SF: Most people are fearful of speaking truth to power so, as a boss, how do you make it easy for somebody to tell you that you are causing problems for them? And how can you stay open and keep those channels for feedback open so that you are continually learning how you come across, in terms of your character, to people around you? How do you keep those channels open?
FK: If you are a boss, one way to demonstrate to others that is safe to give feedback is to openly talk about what you understand are some of your weaknesses and mistakes. Openly ask, ‘I’m open to hear more about this and that’s why I would love to get feedback’. Now if you have a history of not being so open, then you often won’t have people who are willing to say anything. So it will be a challenge. You may turn to using a 360 tool to provide people with the cover of anonymity in order to get feedback. If you do use the 360 tool, then you are not able to get a very accurate picture from your direct reports. We discovered that direct reports live in the same bubble along with their manager. Or they are too fearful that they are going to be identified so they don’t tell the truth. We found that we got much different pictures when we went lower in the organization. When you cast your net wide then you get real anonymity and the wisdom of the crowd, so you get the best judgment.
SF: So the best data for senior executives is at least a level or two removed from where they sit?
FK: Yes, two or three levels down.
SF: But then you have people observing from afar so they are making attributions about very limited data in terms of what they can observe, right?
FK: This is the beauty of the wisdom of the crowd. When you combine the judgments of people who are independent of each other then you may only have a certain piece of the puzzle. But with all aggregated and averaged you will come in with a very accurate picture as has been demonstrated over and over.
SF: So the place to start really is to have the courage to look at what people see when they see you. How does this affect your capacity to bring together work with other parts of your life? If your character central to who you are, then by being a strong character leader, someone who demonstrates these habits of integrity, compassion, responsibility and forgiveness, how does that help in terms of being able to create a sense of harmony between work and family and community?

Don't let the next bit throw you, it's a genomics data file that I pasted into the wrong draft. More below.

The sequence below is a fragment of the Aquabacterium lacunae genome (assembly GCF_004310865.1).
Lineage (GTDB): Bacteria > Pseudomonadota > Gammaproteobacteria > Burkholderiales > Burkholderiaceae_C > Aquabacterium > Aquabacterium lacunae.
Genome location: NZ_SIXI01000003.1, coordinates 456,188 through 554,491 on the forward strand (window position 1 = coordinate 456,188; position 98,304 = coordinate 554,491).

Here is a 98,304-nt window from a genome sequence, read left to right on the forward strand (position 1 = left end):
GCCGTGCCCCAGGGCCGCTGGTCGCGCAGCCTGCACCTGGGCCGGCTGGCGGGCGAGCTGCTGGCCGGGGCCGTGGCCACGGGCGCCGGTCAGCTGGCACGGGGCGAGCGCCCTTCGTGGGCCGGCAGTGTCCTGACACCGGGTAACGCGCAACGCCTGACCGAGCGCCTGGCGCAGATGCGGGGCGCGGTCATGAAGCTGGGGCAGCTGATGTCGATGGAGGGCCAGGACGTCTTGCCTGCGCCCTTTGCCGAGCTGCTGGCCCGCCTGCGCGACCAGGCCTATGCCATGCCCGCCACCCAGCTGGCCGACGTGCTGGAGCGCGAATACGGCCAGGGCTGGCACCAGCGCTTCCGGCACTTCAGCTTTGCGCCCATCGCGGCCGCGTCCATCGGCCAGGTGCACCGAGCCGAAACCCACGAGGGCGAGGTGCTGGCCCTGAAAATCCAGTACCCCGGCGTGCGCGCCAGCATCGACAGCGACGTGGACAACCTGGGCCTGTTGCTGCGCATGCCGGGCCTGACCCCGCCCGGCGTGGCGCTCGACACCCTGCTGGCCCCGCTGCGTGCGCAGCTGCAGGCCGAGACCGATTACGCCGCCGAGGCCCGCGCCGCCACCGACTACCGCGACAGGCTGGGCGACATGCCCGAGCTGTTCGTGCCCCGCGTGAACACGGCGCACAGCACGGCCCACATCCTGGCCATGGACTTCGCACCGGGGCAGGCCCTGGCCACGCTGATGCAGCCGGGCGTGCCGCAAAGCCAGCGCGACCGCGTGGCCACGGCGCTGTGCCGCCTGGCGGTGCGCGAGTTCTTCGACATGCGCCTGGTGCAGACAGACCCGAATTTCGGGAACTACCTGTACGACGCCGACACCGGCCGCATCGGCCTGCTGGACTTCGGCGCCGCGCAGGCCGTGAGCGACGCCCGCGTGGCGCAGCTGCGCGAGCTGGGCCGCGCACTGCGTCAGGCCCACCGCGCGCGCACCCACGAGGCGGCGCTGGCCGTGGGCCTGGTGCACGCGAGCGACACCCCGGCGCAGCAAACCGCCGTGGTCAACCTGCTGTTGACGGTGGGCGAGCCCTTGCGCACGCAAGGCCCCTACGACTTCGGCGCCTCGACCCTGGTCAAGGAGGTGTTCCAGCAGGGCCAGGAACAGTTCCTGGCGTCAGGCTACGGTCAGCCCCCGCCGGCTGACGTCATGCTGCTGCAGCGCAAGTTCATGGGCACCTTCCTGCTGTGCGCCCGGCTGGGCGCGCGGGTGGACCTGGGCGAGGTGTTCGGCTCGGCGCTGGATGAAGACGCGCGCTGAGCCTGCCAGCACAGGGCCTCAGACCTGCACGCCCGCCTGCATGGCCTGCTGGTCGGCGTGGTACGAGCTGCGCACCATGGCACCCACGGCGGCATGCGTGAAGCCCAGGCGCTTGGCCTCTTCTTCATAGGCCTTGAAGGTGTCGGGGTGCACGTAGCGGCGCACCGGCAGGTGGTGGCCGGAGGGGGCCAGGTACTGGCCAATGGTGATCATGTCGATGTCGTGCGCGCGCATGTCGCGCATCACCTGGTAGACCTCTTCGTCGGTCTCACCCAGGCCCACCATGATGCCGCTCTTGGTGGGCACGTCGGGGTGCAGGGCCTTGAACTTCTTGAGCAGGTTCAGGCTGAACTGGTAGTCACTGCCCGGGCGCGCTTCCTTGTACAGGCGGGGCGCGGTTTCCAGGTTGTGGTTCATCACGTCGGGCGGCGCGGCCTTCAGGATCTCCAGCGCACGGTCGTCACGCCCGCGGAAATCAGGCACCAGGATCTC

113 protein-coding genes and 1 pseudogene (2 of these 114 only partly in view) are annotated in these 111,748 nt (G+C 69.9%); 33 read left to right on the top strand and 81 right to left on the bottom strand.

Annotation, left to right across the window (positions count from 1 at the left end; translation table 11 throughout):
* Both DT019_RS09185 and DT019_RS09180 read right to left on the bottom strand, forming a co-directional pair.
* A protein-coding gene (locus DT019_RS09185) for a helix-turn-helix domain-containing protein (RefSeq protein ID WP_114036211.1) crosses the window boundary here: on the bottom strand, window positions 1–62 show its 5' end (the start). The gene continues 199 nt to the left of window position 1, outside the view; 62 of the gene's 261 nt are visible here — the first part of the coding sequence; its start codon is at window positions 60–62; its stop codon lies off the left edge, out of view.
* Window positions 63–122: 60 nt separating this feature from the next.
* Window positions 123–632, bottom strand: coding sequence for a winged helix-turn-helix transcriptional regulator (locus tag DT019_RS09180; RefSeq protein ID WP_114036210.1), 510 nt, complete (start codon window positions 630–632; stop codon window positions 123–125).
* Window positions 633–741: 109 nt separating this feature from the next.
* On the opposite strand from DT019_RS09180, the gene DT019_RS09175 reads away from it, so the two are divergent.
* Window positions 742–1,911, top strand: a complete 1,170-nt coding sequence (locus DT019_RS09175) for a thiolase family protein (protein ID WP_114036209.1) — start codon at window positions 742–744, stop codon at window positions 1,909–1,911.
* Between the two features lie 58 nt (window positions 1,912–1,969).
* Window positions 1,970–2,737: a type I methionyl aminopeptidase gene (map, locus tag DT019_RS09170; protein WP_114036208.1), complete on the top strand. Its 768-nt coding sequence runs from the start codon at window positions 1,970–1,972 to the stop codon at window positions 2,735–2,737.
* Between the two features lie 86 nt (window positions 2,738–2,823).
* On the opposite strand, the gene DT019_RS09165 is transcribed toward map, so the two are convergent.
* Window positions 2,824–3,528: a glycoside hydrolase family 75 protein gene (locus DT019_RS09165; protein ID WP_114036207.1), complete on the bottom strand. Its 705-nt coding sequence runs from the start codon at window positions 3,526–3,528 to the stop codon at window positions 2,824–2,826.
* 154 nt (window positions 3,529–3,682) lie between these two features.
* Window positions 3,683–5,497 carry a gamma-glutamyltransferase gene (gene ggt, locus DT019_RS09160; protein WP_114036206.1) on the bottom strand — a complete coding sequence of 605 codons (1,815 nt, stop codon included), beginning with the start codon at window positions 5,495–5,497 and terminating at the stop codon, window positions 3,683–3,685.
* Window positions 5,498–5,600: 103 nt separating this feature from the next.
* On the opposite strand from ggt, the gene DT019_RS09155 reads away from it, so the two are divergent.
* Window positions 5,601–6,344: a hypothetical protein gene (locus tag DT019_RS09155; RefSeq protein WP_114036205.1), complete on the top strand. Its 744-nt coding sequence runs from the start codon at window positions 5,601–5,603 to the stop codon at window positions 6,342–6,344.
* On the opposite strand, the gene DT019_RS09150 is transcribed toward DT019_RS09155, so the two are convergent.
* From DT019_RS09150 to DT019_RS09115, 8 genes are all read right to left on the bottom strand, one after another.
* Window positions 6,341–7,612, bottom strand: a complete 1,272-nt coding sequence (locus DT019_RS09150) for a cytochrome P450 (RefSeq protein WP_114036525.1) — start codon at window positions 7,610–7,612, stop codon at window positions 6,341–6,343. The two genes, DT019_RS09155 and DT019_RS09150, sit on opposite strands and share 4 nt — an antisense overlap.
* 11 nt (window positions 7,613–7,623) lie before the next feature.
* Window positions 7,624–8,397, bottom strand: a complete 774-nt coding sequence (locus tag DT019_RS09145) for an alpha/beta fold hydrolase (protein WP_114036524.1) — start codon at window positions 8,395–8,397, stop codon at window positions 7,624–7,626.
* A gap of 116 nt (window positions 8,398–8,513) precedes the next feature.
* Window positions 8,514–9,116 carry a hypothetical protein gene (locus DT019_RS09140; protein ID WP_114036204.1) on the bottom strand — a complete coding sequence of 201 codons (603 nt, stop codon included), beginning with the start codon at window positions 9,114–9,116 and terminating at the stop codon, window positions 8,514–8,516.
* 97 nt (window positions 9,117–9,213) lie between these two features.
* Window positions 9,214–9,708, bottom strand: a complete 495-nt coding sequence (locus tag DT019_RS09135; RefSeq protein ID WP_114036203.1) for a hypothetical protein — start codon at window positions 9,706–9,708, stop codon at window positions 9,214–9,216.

FK: As you change your outward behavior, that is the outer journey. But there is usually an inner journey that people take when they are focusing on strengthening their character habits. Most people go through an inner journey of trying to understand their whole life and create their own personal narrative. A coherent narrative helps to make sense of some of the painful and unhappy experiences earlier in their lives and they can see the impact these have had on the person they are today. This is just a process of becoming a more integrated person. Often when you become more other-centered, that is what character is all about; it is becoming more other-centered. The more you become other-centered the more that you find you are curious about others rather than judgmental. And all of that is an inner journey that helps to become a more integrated person. As people achieve that sense of integration they generally report a much more sense of balance and peacefulness in their lives. They have had time for inner reflections so that they pay attention to other things that are important to them other than just career.
SF: I suspect that you have worked with people who have had transformative experiences that kind of shock them into realizing there’s a problem with their character. What is it that typically up ends a person’s view of themselves that opens them to creating some change?